“Your Alternative “Hub” For Coastal Exploring…”

There are a couple of towns on this website that are not really “”beach”” towns at all – like Toledo for instance – and you may be wondering why we list them. We do so because, while they are not located right on the shore, they are still very close to it and (for one reason oranother) make a good alternative “”hub”” for coastal vacation activities. For instance, when the weather is foggy or windy on the coast in Newport, Toledo (just 7 miles inland) is often sunny, calm and clear. Toledo, has something called a “”micro-climate”” – which means it is shielded by it’s location among mountains and the presence of the meandering Yaquina River from the occasionally averse weather happening only a half dozen linear miles away on the coast. This makes it a handy place to know about.

A Historic River Link to Bay and Sea…

Once the center of Oregon’s Logging explosion and the site of the largest plywood mill in the world. Toledo is the only inland coastal community with a deep water channel. It was first established in 1866 under the Homestead Act by an immigrant from Toledo, Ohio, who gave the new settlement the name of that industrial town. Toledo’s seal, however, bears the date of 1905 from a later civic re-organization and official boundary drawing. It is a genuinely historic place with a rich and varied history and some charmingly restored victorian homes and vintage downtown buildings. The downtown, in fact, seems like a throwback from another, kinder, gentler time. It is a little unfortunate that the nature of the industrial portion of town tends to overshadow this effect somewhat. Toledo, once a booming mill town, owes its very existence to the river and the old growth timber that used to surround it. There is still a large paper pulp mill that dominates half the horizon. It is still, largely, that mill that keeps the town economically vital.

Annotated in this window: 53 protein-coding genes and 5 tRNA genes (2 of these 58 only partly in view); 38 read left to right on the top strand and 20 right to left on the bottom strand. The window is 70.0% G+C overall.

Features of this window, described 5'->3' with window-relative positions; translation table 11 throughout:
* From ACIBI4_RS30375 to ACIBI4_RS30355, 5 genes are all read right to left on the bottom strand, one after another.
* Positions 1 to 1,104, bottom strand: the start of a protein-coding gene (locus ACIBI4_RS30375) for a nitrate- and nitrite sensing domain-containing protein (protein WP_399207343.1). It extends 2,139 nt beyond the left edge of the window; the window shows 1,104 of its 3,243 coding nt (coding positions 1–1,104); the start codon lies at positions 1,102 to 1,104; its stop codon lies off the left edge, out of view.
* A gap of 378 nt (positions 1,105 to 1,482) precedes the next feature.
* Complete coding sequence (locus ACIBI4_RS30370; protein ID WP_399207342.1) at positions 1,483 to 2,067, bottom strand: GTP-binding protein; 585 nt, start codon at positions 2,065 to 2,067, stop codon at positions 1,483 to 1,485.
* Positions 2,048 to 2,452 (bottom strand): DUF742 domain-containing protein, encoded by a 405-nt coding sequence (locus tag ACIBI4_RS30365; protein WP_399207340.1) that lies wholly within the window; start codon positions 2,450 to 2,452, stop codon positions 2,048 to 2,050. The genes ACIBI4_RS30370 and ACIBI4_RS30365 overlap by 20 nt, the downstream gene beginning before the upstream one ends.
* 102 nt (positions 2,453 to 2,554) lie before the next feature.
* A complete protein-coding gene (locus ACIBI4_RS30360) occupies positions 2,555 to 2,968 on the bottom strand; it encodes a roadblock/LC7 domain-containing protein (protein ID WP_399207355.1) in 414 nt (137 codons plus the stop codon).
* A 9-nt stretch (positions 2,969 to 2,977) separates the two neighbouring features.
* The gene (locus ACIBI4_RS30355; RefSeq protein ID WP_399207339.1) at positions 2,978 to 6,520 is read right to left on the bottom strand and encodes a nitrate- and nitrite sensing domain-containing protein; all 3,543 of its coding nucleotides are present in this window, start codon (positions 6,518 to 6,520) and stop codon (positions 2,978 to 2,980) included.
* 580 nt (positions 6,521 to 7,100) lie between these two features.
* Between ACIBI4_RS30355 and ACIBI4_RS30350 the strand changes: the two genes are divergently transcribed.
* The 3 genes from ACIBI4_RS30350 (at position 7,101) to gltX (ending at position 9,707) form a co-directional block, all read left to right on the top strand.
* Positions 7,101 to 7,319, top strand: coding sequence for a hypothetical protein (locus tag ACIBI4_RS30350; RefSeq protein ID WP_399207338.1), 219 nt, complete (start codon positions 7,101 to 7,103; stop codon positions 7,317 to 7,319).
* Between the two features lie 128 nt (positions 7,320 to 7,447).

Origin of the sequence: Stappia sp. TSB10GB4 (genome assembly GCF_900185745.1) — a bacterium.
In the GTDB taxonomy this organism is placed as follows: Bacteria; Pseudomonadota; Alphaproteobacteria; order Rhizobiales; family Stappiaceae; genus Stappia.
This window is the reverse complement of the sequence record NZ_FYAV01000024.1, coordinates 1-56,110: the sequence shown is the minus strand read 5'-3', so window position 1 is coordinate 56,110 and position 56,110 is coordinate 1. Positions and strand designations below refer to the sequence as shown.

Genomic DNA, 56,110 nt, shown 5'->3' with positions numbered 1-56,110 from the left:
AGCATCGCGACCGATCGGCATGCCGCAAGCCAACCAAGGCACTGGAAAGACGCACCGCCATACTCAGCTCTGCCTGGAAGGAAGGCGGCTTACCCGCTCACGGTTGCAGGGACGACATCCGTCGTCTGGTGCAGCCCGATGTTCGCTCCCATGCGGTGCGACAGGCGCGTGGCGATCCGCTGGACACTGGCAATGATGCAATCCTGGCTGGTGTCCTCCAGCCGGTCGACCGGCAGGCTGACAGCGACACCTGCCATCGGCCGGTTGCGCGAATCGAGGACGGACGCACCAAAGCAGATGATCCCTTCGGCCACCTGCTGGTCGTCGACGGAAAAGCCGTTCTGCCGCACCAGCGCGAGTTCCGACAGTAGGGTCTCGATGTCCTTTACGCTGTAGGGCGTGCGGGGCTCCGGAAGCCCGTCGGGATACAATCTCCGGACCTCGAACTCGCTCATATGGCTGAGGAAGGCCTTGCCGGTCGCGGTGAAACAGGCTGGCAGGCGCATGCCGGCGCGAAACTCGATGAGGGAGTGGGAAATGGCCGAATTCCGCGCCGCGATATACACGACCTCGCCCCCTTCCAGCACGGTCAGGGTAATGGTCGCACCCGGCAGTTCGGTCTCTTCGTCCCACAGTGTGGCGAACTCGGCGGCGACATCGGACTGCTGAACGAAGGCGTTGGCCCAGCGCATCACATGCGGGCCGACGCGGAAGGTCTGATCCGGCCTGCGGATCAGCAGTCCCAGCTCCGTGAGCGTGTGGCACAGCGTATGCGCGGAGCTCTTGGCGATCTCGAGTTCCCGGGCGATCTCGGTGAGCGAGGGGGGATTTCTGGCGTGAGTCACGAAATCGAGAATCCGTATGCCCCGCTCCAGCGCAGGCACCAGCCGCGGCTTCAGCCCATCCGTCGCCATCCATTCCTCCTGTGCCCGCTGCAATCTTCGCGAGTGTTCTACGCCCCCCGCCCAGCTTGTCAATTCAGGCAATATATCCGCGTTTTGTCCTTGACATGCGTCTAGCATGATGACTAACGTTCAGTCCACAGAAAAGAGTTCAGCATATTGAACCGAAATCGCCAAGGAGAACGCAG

Looking on the Bright Side…

Toledo continues to maintain its small-town atmosphere with warmth, hospitality, and friendly residents. If one can ignore the industrial part of the view, and simply enjoy the better weather (when the coast isn’t sunny), the many quaint buildings, genuinely hospitable people – adding to that some of the many positive local points of interest – you may have saved yourself a few vacation lodging dollars and made a new friend. There are quaint shops, cafes, art galleries, a glass blowing studio, and a vintage railroad museum to explore. There are parks, plus nearby river fishing, canoeing, kayaking, and a host of forest hiking (and coastal mushroom hunting) opportunities. Also, once a year if you are an vintage watercraft fan, there is the The Annual Port of Toledo Wooden Boat Show held in mid-August (this year on the weekend of the 18th and 19th). Give Toledo a chance. It’s a great location from which to explore the rest of the central coast, plus, you get to enjoy the small-town atmosphere, beautiful river, and rural vistas.

Dining and Accommodations:

There is only one hotel in all of Toledo, the Yaquina Bay Hotel, a nicely restored, vintage 1924, multi-story structure right smack in the middle of downtown with 40 rooms and all of the modern amenities. There are a number of restaurants, cafes and taverns close by for dining. There is even a vintage Dairy Queen on the outskirts of town near the highway (if that suits your fancy). See our recommendations for the “”best picks.””


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